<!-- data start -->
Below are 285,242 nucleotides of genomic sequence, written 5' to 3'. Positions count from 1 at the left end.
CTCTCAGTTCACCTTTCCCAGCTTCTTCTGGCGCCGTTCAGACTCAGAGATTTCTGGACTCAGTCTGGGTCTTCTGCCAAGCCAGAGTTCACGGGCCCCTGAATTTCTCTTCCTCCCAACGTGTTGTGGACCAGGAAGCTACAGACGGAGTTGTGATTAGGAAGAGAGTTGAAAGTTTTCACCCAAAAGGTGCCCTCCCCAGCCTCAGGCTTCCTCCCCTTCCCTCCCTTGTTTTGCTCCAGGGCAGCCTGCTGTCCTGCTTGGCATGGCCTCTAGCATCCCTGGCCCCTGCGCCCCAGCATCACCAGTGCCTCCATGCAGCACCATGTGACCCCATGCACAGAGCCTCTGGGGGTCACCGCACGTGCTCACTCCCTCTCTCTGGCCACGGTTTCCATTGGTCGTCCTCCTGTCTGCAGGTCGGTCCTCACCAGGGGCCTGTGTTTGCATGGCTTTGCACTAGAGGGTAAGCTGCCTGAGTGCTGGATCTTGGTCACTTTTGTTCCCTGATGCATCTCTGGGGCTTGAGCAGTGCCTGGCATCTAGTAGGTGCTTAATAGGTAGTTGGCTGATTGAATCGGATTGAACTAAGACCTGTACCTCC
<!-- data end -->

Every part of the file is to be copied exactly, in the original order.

Below are 285,242 nucleotides of genomic sequence, written 5' to 3'. Positions count from 1 at the left end.
CTCTCAGTTCACCTTTCCCAGCTTCTTCTGGCGCCGTTCAGACTCAGAGATTTCTGGACTCAGTCTGGGTCTTCTGCCAAGCCAGAGTTCACGGGCCCCTGAATTTCTCTTCCTCCCAACGTGTTGTGGACCAGGAAGCTACAGACGGAGTTGTGATTAGGAAGAGAGTTGAAAGTTTTCACCCAAAAGGTGCCCTCCCCAGCCTCAGGCTTCCTCCCCTTCCCTCCCTTGTTTTGCTCCAGGGCAGCCTGCTGTCCTGCTTGGCATGGCCTCTAGCATCCCTGGCCCCTGCGCCCCAGCATCACCAGTGCCTCCATGCAGCACCATGTGACCCCATGCACAGAGCCTCTGGGGGTCACCGCACGTGCTCACTCCCTCTCTCTGGCCACGGTTTCCATTGGTCGTCCTCCTGTCTGCAGGTCGGTCCTCACCAGGGGCCTGTGTTTGCATGGCTTTGCACTAGAGGGTAAGCTGCCTGAGTGCTGGATCTTGGTCACTTTTGTTCCCTGATGCATCTCTGGGGCTTGAGCAGTGCCTGGCATCTAGTAGGTGCTTAATAGGTAGTTGGCTGATTGAATCGGATTGAACTAAGACCTGTACCTCC